On the other hand, Bulgari’s style resides in an authentic wrist architecture, created when the Maison developed its design model, the Octo. A model rich in history and technical contents, as not everyone knows that Bulgari inherited Gerald Genta’s watchmaking legacy when it bought the brand from the Swiss designer and thus laid the foundation for developing the recent Octo Finissimo collections, among the most beautiful and most underwhelming watches in the entire watchmaking scene today.

No one can escape the beauty of the case’s design, a true construction at the wrist that takes a style of architecturally-built frames and surfaces. And which, in fact, was inspired by the design of the historic Bulgari store on Via Condotti. A timeless style, which returns in different designs and forms, conveys its hallmark, its signature.

… as a palette for the designer’s intervention

Similarly, the dial of the Octo Finissimo – one of the world’s thinnest watches – has become a perfect playground for the artistic expression of some of the most talented designers in contemporary product design. Proof of this is the limited edition signed by Tadao Ando, one of the most prestigious names in world architecture, who has decided to mark the dial of this timepiece with an essential decoration of staggered circles in shades of blue lacquer, giving rise to a crescent, almost ephemeral moon in yellow gold.

This version of the Octo Finissimo is not just a timepiece but almost a work of art. It is a cosmic representation that poetically lends an expressive quality to the watch’s refined technique and makes it a witness to a style message.

Roget Tallon and the Lip Mach 2000

But this is a discussion that has been going on for a long time because the intervention of designers in industrial production is not a recent birth but derives from an expression of a need: to create an object that is useful for the masses and is tailored to them, not vice versa. This was the principal function of the designer, and we can say that this happened mainly thanks to the experiments of the Seventies.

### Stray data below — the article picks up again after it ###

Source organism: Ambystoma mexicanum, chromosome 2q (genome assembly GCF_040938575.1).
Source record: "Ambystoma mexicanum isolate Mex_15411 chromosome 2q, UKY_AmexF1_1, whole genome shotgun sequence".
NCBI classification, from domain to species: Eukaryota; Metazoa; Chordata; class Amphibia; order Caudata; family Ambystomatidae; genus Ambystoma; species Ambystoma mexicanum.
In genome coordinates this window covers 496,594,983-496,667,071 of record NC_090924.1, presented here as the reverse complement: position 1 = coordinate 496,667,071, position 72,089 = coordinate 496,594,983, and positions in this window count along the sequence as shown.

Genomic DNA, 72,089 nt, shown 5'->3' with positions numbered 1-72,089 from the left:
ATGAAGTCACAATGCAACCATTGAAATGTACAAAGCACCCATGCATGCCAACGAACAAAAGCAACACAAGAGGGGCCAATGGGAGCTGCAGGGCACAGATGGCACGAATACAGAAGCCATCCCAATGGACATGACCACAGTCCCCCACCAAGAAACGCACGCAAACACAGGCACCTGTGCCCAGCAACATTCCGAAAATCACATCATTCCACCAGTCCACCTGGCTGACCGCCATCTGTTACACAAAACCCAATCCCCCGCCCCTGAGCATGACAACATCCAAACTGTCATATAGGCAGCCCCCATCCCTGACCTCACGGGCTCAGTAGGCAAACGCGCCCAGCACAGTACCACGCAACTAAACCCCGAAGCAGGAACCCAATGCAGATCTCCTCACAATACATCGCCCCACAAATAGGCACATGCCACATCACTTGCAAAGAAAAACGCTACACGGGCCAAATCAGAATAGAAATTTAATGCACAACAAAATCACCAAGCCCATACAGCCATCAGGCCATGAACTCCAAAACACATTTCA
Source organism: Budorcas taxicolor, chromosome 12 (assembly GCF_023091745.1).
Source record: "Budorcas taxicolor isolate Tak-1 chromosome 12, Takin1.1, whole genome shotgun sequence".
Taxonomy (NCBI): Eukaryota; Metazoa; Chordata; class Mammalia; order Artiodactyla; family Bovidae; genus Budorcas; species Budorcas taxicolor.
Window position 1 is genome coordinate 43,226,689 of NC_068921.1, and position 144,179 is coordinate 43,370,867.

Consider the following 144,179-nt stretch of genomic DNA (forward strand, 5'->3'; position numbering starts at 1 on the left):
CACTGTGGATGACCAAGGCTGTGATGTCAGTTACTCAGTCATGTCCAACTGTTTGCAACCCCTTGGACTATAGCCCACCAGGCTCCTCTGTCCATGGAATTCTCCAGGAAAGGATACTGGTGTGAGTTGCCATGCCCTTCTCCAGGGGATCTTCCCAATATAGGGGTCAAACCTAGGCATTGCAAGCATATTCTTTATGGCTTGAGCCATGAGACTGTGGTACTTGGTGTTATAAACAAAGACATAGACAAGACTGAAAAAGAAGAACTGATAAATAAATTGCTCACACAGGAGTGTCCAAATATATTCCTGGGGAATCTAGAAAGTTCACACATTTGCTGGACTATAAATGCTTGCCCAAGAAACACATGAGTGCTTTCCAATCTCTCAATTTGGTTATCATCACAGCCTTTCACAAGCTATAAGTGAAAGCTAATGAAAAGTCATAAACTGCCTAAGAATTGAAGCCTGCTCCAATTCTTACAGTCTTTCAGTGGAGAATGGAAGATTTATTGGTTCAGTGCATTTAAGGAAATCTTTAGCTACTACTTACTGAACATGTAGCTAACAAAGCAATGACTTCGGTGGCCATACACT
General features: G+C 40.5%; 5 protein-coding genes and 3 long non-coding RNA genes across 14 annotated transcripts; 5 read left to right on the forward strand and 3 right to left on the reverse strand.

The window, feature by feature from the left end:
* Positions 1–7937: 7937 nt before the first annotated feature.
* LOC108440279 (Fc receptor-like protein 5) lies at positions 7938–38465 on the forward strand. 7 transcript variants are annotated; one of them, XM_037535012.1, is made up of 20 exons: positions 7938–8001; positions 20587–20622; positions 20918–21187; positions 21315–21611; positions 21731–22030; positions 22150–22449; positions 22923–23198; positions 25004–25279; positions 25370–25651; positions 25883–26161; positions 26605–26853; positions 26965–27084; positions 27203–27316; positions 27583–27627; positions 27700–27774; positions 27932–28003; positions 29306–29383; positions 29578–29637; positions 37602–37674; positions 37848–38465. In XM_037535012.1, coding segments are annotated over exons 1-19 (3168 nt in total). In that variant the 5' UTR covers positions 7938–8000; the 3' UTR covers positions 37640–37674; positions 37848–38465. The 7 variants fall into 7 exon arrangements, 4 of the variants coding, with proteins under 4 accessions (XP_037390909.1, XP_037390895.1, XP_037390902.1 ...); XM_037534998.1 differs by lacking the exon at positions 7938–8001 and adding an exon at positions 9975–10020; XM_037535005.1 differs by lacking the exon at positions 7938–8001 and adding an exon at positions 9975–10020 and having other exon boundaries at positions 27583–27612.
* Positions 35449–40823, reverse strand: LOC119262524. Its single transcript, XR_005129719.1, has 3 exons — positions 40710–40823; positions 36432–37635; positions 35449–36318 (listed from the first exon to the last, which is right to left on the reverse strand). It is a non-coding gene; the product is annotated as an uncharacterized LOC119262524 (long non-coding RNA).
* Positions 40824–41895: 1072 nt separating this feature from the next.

It was precisely in the 1970s that Genta would design his undoubtedly most famous pieces, including first the Royal Oak and then the Nautilus. But it was in 1969 that an equally important designer would begin his collaboration with Lip – a French company that was the protagonist of a series of genuinely unique watches, including the Mach 2000 series designed by Roger Tallon.

Tallon had speed and the future in his blood, as he was the designer of the first TGV – the French high-speed train. And in this series of watches – which included automatic and chronograph models – he put all his modernity and programmatic vision of the future. The Mach 2000 series, which saw the light of day in 1974, was so advanced that the industry did not fully understand it in its day. This iconic timepiece didn’t have the success it perhaps deserved, and which instead some of its heirs, such as the Memphis style in the 1980s, found in spades.

The importance of creative interpretation

We could continue, but we are convinced that these few examples have demonstrated that the timekeeping function of the object has proved to be almost a pretext for experimenting with a new way of telling forms and displaying indications – and perhaps this is where part of its importance lies.

Until now, the importance of horology in design – or design in horology – is much underestimated, but which should have a much greater echo in traditional circles that exalt the culture of design and its application to perform its original function: to create valuable and easy-to-use things, and doing that through technical innovation and artistic vision.